Even if you’re not an art dealer or avid collector, one of the best ways to discover new artists, buy the latest works, and stay abreast of trends in the art world is to attend an art fair. However, to make the most of your visit, there are a few things you may want to consider before you head out.
Remember to pace yourself
While some local art fairs take place over a day or two, most major art fairs last around five days, with an invitation-only day for major collectors, art advisors, and museum curators before the fair opens to the general public. Coinciding with some of the biggest and best fairs are smaller satellite fairs, with these events referred to as a “week,” including Armory Week, Frieze Week, and Art Basel Miami Beach Week. These events will attract hundreds of galleries – allowing thousands of people to see works of art from around the world. So, remember to dress comfortably and be prepared to walk and stand a lot.
Plan your route
Check out the exhibitor list online or in the fair catalogue before you go. That way, you’ll know which galleries will be there – and, if you want, you can request to get on their mailing list to preview works they’ll be bringing to the fair. When you get to the fair, take a map of the floor plan and use a pen to mark which booths you want to see and what route you’ll take.
Take advantage of networking opportunities
Many fair-goers attend art fairs, not to buy, but to network. Even if you’re not serious about buying, art fairs can be an excellent time to talk with gallery representatives, ask questions, and become a familiar face. You may even be lucky enough to meet an artist as well, though most stay at home and let their dealers do the promoting for them.
Don’t get caught up in the hype
With only a limited amount of time to shop, newcomers to the art fair scene can get caught up in the excitement and feel the pressure to buy immediately. As with any major purchase, it’s best to take the time to make sure you really want it. If you’re not ready to buy on the spot, ask the gallery if you can put the piece on hold. If they don’t allow you to reserve the artwork, you will need to be ready to either act quickly, walk away, or find out if they have additional pieces by the artist available at their gallery.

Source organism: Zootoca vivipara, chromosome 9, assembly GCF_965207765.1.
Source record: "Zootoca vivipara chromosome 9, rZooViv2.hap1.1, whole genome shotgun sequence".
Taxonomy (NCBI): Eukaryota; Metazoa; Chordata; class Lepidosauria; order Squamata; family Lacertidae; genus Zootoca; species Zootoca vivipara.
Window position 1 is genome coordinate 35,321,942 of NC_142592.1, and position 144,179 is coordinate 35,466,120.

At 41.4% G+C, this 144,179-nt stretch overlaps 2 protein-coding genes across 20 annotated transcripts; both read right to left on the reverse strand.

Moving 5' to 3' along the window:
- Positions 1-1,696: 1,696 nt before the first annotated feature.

Consider where your new piece will go
Before attending an art fair, walk around your home and make a plan for the type of piece(s) you want and where you’ll display them. Consider environmental exposures such as whether a room has a lot of natural light which can be harmful to many types of artwork, including works on paper, photographs, and textiles. Make sure display areas can maintain constant climate controls with minimal fluctuations in temperature and humidity. And if you are thinking about purchasing an outdoor sculpture, take into consideration whether you live in a region with extreme weather which could affect the work, or even a wooded area with overhanging branches that could pose a threat to artwork.
Have a plan for how you’ll get art home
Some galleries will handle shipping for you, but it’s always good to have a professional art shipper in mind if you plan to buy anything at the art fair. If you’re not sure who to use, contact your insurance broker for a recommendation. Premium insurance companies will have a list of vetted shippers you can confidently use.
Get the proper documentation
Be sure to keep the bill of sale from your purchase, as well as any condition reports, documentation of provenance, restoration, or conservation. You’ll want photos to document the work as well - take good quality pictures of the piece, showing the front, back, top, bottom, and details of the entire work.
Make sure you have insurance in place
To make sure your new artwork is covered in case it is damaged or stolen, you’ll want a valuable articles policy in place that offers worldwide coverage and a provision that will cover your newly acquired artwork for up to 90 days, for up to 25% of the value of your total itemized fine art.